Just as the 200th anniversary is about to be celebrated of the great genius of 19th-century classical ballets, Marius Petipa, the creator of The Sleeping Beauty, Don Quixote, La Bayadère, half of Swan Lake, and many other masterpieces, his oeuvre's most remarkable reconstructor has died suddenly, aged only 55. Sergei Vikharev was the passionate pioneer of a brave new movement to install period sensibilities in an artform that had long become the plaything of its performers and coaches rather than its creators, and his death is devastating timing for ballet as well as for his family and friends.
I met him in Moscow in 2009 when he was preparing a new “old” version of Coppelia at the Bolshoi (it starred the mind-blowing young Natalia Osipova), and we had a long, rather pessimistic discussion of the difficulties of getting the ballet world to agree on what to do with the notations of Petipa’s majestic ballets, let alone getting the Russian ballet establishment to agree to what they considered a betrayal of their intrinsic style.
He had had what turned into a bad experience with his old company, the Mariinsky (then known as the Kirov), over the extraordinary recreations of The Sleeping Beauty and La Bayadère in their final versions by their creator (Petipa died in 1910, aged 92). The young soloist had been encouraged by its past ballet chief Makhar Vaziev to research original versions of the familiar repertoire, but his discovery and enthusiastic take-up of the long-forgotten notations of Petipa’s ballets, which are now closeted in a US library, had won him as many foes as friends.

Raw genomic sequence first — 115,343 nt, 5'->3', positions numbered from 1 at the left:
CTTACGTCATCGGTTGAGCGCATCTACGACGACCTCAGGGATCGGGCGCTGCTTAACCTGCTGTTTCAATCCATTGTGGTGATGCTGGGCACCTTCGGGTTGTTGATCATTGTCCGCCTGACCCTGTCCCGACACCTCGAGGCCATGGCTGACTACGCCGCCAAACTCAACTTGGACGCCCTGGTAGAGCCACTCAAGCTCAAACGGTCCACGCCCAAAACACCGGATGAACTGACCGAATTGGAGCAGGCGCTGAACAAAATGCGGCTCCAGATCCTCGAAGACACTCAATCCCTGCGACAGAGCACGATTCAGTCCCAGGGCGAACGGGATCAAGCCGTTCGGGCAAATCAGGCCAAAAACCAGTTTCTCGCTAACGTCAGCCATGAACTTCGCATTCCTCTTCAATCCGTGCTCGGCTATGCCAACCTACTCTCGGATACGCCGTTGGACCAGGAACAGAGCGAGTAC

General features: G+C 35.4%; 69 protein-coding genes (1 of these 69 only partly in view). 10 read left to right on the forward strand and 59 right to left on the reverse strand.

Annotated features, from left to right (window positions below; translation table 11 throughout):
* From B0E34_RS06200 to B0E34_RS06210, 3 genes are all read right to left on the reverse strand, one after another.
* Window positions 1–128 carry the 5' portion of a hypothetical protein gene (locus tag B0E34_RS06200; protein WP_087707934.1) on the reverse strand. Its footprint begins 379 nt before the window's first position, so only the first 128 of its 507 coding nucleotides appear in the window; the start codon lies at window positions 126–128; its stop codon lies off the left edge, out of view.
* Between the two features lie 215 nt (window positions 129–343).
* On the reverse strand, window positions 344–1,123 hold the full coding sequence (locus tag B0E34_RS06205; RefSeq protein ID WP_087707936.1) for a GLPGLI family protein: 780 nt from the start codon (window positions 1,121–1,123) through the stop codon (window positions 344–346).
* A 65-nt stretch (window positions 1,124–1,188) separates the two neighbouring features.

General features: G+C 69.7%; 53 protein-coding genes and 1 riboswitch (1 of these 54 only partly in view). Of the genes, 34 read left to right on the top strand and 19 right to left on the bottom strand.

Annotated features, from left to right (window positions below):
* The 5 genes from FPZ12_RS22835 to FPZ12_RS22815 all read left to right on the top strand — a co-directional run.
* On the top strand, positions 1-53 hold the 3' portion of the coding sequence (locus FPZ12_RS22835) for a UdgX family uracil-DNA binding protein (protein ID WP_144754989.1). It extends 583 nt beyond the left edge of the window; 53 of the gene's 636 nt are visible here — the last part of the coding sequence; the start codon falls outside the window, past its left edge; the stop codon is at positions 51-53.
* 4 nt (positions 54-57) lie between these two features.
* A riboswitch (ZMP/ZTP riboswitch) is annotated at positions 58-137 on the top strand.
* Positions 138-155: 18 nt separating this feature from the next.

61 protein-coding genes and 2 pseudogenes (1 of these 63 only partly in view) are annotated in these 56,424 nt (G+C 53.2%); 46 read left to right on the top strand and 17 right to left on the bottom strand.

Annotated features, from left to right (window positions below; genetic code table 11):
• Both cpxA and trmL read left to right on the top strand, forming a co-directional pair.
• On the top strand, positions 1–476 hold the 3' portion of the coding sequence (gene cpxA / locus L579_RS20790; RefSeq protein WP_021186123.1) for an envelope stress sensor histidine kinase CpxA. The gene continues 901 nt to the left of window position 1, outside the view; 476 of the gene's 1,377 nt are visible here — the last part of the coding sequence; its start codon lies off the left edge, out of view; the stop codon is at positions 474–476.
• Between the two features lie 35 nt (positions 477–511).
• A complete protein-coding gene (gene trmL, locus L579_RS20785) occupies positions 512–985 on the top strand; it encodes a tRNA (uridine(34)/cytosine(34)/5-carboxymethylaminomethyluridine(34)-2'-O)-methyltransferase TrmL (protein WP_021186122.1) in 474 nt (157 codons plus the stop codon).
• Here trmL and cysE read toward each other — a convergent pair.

The "authentic" productions were received with ecstatic interest in Britain and the US, where Vikharev was regarded as a pioneer of a thrilling new development in classical ballet’s history. But in the hierarchical Russian mindset of the late 1990s, he was considered too junior a dancer to be allowed to meddle with the way their world stars dance.
The combined weight of hostility to reducing ballerinas’ six o'clock splits and male dancers’ aerial high jinks, and incomprehension of the stately skills of mime and parade that had been part of Petipa’s productions, obstructed Vikharev’s principled assault on what he considered inauthentic dancing style. There had also been disagreements about copyright and ownership of the productions - who gets the royalties? - and much heated argument about the status of the old notations themselves. He left the Mariinsky for Novosibirsk, Siberia, where he worked as the chief balletmaster of the country’s third ballet company, from 1999 to 2006.
However, some key people saw the artistic potential in the idea of exploiting different period styles — as opera had done very successfully. In 2008 Vikharev was asked to the Bolshoi by its new leaders Alexei Ratmansky and Yuri Burlaka, to create a “quasi-1894” Bolshoi staging of Petipa’s Coppélia. Soon after, his old boss at the Mariinsky, Makhar Vaziev, on becoming director of La Scala Ballet, invited him to mount an “original” Raymonda in Milan in 2011.